Enterprise software firm Peak received a $12 million extended Series A investment to help businesses that want to become artificial intelligence (AI)-driven.
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Existing investors MMC Ventures and Praetura Ventures led the funding round for the United Kingdom-based company founded in 2015. Peak’s original Series A was in September 2017 when it raised about $3.3 million, according to Crunchbase data.
This latest funding brings Peak’s total amount raised to $18.5 million, according to the company.
Peak will use the new capital to support its rapid growth and commercial expansion, and to ramp up investment in research and development.
“We’ve got a really strong viewpoint on the market. We know what we want our product to do, but there is so much more we want to do, so we want to do more long-term research,” said Richard Potter, co-founder and CEO of Peak.
Plans also include establishing a North American headquarters in Philadelphia, which Peak was in the process of doing prior to the travel ban associated with the COVID-19 pandemic, Potter said.
“We are ready to jump as soon as the travel ban is lifted,” he added.
Rolling out AI
Peak’s goal is to enable mass adoption of AI solutions across industries, including retail, consumer packaged goods, direct-to-consumer, construction and manufacturing companies. Spending on AI systems is expected to reach $97.9 billion in 2023, according to market research firm IDC.
“AI systems are the most important new category in the world,” Potter said. “We think we are creating this category and hope to be the global market leader.”
The company’s full-stack AI system combines infrastructure, data processing, AI workflow and applications into one software-as-a-service product, Potter said.
This enables Peak to deliver AI in just one software application and reduces the need for teams of in-house data scientists, engineers and operators, he said. Companies adopting Peak can also become AI-driven in a matter of weeks, not years.
“You can go from AI zero to hero right away and rapidly get to the front of the race while not having to make investments in multiple tech products and teams,” Potter said.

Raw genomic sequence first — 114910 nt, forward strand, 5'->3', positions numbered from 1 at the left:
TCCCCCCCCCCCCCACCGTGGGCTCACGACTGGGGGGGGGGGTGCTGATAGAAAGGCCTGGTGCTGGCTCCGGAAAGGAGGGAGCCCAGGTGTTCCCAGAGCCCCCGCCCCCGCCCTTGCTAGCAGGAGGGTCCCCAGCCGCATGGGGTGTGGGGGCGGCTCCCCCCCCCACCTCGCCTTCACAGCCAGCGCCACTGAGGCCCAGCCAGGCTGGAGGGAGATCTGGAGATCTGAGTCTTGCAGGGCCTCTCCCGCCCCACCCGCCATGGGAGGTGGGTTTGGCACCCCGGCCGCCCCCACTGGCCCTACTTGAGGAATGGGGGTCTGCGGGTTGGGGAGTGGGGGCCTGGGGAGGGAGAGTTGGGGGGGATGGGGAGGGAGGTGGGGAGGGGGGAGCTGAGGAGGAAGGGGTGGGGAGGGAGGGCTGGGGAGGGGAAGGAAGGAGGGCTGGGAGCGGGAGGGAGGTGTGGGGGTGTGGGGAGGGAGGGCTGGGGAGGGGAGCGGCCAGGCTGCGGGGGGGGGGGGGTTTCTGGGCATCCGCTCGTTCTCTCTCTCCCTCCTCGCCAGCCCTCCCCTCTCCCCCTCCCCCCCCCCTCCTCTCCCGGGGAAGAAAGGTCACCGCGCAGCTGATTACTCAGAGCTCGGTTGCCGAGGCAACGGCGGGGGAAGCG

‘Positive early signs’
Peak’s customers include PepsiCo and ASOS, as well as U.K.-based online fashion retailer boohoo Group.
Ryan Short, boohoo’s head of business transformation, said in a written statement that the company focuses on trend-led fashion, so it needed to be at a pace to meet customer expectations.
“We partnered with Peak to explore the opportunities of developing and implementing an AI strategy to further enhance our competitive advantage in this fast-paced market,” Short wrote. “We are already seeing positive early signs from deploying AI in our merchandising team and have plans to utilize AI across other areas of the business to drive greater efficiencies and ultimately give our customers the best experience.”
Meanwhile, Peak is poised for continued growth. As of the first quarter of 2020, the company grew 140 percent over the same quarter in 2019, Potter said.
The company also plans to continue growing its current 120-person employee base, which is spread across the United Kingdom and India. Potter said Peak doubled its headcount in 2019.
“We’ve got really strong margins, and I think bucking the trend there really for a lot of AI companies who are finding they can’t have pure SaaS margins at scale, and we’ve proved at scale you can be an AI-first company and have pure or traditional SaaS margins,” he said.
Photo caption: Peak founders, from left, David Leitch, CIO; Richard Potter, CEO; and Atul Sharma, CTO.
Photo courtesy of Peak
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